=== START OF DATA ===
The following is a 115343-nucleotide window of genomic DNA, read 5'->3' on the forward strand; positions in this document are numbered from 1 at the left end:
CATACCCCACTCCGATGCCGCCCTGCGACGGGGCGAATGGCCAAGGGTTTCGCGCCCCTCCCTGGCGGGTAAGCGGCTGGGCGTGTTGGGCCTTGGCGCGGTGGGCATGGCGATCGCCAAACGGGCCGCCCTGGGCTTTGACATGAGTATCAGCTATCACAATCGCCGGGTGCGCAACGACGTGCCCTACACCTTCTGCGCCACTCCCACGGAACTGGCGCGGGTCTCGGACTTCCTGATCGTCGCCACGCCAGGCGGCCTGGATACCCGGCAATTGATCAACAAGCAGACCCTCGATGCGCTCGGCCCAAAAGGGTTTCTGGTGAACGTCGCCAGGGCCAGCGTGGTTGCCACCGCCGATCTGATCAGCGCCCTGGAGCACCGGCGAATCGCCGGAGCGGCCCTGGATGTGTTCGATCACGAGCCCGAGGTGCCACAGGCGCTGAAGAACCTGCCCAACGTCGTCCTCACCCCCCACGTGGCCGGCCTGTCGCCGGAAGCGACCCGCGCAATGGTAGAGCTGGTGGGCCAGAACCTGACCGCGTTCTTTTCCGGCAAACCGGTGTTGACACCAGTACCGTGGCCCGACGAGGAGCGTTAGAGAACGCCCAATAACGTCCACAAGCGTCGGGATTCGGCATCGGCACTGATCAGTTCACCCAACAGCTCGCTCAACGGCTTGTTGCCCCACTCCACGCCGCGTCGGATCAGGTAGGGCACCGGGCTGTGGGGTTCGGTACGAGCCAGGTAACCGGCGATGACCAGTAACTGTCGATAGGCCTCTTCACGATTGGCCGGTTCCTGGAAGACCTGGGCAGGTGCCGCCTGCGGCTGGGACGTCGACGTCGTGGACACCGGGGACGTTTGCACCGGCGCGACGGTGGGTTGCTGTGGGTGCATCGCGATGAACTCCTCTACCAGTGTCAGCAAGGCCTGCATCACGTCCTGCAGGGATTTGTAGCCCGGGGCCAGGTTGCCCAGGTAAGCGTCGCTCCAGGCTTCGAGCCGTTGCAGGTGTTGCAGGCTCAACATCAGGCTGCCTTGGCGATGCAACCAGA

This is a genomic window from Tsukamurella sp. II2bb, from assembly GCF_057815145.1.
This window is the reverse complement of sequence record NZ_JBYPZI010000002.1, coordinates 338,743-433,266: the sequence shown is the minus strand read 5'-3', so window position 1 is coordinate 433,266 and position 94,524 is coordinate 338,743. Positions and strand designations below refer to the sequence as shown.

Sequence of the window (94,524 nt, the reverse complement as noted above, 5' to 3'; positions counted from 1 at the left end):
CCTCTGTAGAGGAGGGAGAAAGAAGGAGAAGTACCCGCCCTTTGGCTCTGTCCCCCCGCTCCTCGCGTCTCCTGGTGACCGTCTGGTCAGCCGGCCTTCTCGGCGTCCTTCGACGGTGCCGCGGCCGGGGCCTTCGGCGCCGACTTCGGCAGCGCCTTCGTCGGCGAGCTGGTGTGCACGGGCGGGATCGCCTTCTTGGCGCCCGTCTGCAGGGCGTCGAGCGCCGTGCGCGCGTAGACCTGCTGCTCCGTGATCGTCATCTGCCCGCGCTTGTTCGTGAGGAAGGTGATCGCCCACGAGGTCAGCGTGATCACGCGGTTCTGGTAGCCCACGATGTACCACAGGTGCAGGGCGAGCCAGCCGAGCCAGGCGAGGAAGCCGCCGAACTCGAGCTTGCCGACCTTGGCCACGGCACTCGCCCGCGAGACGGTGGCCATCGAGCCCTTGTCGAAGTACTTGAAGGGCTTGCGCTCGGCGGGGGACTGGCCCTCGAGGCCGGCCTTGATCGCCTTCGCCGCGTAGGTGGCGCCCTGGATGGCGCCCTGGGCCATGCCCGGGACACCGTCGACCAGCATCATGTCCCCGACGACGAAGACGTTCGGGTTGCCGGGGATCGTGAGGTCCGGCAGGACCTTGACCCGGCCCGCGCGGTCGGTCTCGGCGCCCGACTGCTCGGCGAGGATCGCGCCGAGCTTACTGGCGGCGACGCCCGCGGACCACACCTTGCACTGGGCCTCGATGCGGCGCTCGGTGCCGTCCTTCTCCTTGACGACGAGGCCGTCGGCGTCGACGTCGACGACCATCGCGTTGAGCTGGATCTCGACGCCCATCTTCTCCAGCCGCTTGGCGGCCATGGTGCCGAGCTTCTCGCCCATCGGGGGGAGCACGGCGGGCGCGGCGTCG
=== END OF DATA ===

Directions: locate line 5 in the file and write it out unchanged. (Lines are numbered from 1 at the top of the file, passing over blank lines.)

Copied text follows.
Sequence of the window (94,524 nt, the reverse complement as noted above, 5' to 3'; positions counted from 1 at the left end):